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NCAA, Habitat partner for hurricane relief

NCAA, Habitat partner on ‘Home Team’ for long-term hurricane relief

INDIANAPOLIS — “Home Team,” a new partnership between the NCAA and Habitat for Humanity® International, will raise funds and provide volunteer labor to assist in the long-term rebuilding efforts in the Gulf coast areas.

The “Home Team” partnership will include a $1 million lead gift from NCAA Division II, a matching gift of $500,000 from the NCAA national office, plus additional voluntary donations to be collected at all 88 NCAA national championships. In addition, the NCAA will promote Habitat for Humanity® hurricane-rebuilding efforts at all 88 national championships through customized promotional plans.

As part of the “Home Team” partnership, the NCAA also will work with various Habitat for Humanity® programs to mobilize the NCAA’s national Student-Athlete Advisory Committees in all three divisions and member coaching associations to help provide volunteer support to build houses with families in need of decent, affordable housing.

NCAA student-athletes, college and university coaches, athletics administrators and NCAA national office employees could all assist in building houses with families in hurricane-affected areas through Collegiate Challenge, Habitat for Humanity®’s alternative spring break event, and through local Habitat for Humanity® affiliates across the nation.

“This is our grassroots effort to make a difference in a catastrophic set of events,” said NCAA President Myles Brand. “Our colleges and universities and conferences, along with many of our 360,000 student-athletes, have been involved at the local level in hurricane relief since the destruction first caused by Hurricane Katrina. The NCAA now is embarking on an important national partnership with Habitat for Humanity® International to lend our support to the long-term hurricane relief effort.”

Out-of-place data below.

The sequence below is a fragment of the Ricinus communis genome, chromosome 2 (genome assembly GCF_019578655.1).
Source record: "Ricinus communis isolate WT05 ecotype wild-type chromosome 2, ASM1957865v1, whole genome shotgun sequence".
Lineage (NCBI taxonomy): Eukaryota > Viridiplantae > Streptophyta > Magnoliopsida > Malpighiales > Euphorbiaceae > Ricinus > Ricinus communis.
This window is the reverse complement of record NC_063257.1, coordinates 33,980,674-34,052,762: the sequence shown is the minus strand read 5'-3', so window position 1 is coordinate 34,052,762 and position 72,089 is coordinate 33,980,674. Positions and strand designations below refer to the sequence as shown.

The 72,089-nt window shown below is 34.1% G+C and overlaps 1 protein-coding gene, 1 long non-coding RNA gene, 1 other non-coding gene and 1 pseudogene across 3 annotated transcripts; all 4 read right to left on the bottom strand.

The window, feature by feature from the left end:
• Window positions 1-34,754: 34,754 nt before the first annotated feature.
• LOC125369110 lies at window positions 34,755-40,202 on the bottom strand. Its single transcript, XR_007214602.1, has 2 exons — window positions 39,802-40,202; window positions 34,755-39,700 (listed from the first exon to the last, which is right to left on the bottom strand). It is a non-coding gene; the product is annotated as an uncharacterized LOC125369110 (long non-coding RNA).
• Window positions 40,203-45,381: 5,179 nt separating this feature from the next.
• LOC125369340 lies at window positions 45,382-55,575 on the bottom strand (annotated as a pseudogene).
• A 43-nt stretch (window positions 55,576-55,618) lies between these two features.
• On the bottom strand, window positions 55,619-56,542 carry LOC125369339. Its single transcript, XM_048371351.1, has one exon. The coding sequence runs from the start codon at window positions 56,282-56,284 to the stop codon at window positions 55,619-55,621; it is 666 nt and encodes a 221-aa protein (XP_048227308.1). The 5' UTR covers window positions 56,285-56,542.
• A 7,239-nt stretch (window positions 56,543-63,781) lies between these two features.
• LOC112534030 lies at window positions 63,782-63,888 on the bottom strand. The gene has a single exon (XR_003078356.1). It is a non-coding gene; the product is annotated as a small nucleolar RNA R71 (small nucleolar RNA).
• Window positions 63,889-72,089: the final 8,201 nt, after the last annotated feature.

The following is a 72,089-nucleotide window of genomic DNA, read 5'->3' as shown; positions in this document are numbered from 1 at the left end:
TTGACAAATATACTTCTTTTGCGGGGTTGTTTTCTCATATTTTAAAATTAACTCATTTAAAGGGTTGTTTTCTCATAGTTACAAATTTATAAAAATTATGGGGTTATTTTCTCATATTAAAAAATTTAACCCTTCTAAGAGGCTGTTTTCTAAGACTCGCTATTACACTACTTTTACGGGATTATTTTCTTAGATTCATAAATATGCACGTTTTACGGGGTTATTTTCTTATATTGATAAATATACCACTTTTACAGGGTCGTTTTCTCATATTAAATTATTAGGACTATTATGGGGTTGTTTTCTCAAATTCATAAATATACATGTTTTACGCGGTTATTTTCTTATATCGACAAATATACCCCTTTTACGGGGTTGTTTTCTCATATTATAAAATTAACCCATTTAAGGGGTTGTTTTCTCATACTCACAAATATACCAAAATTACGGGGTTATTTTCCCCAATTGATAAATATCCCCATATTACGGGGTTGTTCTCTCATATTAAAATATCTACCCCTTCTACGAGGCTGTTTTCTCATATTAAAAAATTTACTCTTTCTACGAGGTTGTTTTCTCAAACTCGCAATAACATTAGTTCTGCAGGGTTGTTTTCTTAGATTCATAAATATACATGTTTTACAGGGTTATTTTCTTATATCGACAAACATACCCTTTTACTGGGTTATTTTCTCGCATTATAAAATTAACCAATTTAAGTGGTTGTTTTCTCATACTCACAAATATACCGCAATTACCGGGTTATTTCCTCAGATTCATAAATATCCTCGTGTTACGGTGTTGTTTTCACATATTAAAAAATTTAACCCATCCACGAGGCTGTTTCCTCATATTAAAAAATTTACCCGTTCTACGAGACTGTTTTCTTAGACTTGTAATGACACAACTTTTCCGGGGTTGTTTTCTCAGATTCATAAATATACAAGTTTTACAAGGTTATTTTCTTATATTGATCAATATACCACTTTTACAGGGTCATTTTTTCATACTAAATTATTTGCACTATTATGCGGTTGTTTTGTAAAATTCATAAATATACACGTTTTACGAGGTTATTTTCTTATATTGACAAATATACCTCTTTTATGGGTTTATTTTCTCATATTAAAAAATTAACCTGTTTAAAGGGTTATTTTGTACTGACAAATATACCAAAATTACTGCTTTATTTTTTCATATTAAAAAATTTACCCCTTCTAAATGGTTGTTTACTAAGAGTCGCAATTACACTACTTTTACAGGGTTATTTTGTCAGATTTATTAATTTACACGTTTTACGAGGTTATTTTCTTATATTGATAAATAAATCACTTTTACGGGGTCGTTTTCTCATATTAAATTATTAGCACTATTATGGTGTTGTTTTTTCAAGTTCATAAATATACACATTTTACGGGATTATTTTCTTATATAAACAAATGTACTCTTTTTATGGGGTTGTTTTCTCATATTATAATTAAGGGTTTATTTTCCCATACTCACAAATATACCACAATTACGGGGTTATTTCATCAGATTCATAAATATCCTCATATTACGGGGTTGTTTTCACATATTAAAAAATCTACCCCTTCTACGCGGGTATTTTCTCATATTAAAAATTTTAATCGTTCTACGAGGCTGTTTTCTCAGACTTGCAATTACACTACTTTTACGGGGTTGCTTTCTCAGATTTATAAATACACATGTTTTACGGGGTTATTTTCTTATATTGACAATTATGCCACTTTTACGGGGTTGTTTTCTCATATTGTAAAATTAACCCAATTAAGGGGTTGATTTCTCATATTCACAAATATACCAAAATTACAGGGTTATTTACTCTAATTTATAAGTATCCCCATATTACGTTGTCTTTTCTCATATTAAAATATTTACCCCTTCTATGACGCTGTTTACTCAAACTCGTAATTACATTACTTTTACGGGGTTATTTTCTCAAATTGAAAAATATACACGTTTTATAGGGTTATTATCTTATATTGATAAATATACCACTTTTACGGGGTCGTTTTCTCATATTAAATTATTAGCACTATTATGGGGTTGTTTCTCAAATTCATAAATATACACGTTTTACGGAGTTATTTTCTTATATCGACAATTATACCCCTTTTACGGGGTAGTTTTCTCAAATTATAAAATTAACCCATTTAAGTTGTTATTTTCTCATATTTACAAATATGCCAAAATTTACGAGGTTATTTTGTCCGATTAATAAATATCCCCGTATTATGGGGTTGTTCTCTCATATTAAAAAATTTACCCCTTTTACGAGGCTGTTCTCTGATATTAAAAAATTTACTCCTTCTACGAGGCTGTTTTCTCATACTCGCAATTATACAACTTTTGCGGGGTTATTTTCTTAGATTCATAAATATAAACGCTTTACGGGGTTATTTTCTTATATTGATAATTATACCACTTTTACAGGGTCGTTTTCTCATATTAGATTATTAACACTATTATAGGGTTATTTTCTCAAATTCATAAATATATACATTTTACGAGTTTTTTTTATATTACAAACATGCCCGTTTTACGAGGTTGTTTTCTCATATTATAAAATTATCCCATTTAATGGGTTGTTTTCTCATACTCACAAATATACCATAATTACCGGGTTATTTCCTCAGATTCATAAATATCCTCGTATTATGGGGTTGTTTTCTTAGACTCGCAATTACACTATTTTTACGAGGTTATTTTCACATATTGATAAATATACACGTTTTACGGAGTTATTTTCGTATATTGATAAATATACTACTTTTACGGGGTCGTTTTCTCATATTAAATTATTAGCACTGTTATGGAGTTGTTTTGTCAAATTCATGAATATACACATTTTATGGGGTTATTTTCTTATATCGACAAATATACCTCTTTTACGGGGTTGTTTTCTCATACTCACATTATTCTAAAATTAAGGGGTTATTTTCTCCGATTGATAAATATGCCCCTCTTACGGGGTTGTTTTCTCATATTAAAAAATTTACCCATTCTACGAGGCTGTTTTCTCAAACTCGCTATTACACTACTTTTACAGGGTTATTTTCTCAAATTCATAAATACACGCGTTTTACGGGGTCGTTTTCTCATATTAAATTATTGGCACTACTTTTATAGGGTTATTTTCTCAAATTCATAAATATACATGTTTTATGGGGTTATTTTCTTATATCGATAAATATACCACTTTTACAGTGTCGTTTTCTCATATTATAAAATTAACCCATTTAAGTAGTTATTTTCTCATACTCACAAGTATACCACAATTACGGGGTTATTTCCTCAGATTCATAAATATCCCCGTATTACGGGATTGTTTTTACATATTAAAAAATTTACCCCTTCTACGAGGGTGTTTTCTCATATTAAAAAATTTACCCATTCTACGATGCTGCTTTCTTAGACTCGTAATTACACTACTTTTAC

“By harnessing our resources at the national level, the NCAA and Habitat for Humanity® can give new meaning to the term ‘team building’ and make a lasting contribution by working together toward a larger, more effective, affordable and attainable housing solution,” Brand added.

“The need is so great for hurricane relief and Habitat for Humanity® cannot do it alone,” said Jonathan Reckford, chief executive officer of Habitat for Humanity® International. “With the help from partners like the NCAA, we are able to provide simple, decent housing for those who would not normally qualify for conventional lending programs but are willing to help build their own home and then pay for it through a no-profit, no-interest loan. Together we can begin rebuilding the Gulf coast – one nail, one wall, one house, one family at a time.”

Kathryn A. Martin, chair of the NCAA Division II Presidents Council and chancellor at the University of Minnesota Duluth, said Division II leadership is providing $1 million for the Habitat for Humanity® “Home Team” partnership from funds designated for supplemental distribution to its member colleges and universities.